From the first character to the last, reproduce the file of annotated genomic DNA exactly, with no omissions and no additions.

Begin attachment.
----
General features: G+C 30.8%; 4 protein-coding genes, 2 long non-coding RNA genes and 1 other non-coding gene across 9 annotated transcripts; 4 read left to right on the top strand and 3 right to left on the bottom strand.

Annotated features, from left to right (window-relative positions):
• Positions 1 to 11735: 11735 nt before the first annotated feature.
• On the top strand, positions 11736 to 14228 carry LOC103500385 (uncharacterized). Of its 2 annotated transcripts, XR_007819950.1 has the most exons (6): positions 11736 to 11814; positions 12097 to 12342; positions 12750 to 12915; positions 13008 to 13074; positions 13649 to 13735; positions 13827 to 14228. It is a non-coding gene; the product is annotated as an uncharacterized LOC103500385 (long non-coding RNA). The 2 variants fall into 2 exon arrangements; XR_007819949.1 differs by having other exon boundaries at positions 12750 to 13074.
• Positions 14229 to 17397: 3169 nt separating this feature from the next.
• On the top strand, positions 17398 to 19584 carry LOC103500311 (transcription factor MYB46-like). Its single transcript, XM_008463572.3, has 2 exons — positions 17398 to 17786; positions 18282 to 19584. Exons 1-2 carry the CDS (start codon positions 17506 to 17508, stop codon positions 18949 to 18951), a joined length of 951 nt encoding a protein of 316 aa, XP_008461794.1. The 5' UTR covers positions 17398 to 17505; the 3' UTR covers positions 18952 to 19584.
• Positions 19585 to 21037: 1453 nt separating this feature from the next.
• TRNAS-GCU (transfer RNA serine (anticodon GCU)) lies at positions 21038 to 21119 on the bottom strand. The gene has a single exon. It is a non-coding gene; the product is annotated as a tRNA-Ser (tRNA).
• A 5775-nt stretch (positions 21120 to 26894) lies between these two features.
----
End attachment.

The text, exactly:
General features: G+C 30.8%; 4 protein-coding genes, 2 long non-coding RNA genes and 1 other non-coding gene across 9 annotated transcripts; 4 read left to right on the top strand and 3 right to left on the bottom strand.

Annotated features, from left to right (window-relative positions):
• Positions 1 to 11735: 11735 nt before the first annotated feature.
• On the top strand, positions 11736 to 14228 carry LOC103500385 (uncharacterized). Of its 2 annotated transcripts, XR_007819950.1 has the most exons (6): positions 11736 to 11814; positions 12097 to 12342; positions 12750 to 12915; positions 13008 to 13074; positions 13649 to 13735; positions 13827 to 14228. It is a non-coding gene; the product is annotated as an uncharacterized LOC103500385 (long non-coding RNA). The 2 variants fall into 2 exon arrangements; XR_007819949.1 differs by having other exon boundaries at positions 12750 to 13074.
• Positions 14229 to 17397: 3169 nt separating this feature from the next.
• On the top strand, positions 17398 to 19584 carry LOC103500311 (transcription factor MYB46-like). Its single transcript, XM_008463572.3, has 2 exons — positions 17398 to 17786; positions 18282 to 19584. Exons 1-2 carry the CDS (start codon positions 17506 to 17508, stop codon positions 18949 to 18951), a joined length of 951 nt encoding a protein of 316 aa, XP_008461794.1. The 5' UTR covers positions 17398 to 17505; the 3' UTR covers positions 18952 to 19584.
• Positions 19585 to 21037: 1453 nt separating this feature from the next.
• TRNAS-GCU (transfer RNA serine (anticodon GCU)) lies at positions 21038 to 21119 on the bottom strand. The gene has a single exon. It is a non-coding gene; the product is annotated as a tRNA-Ser (tRNA).
• A 5775-nt stretch (positions 21120 to 26894) lies between these two features.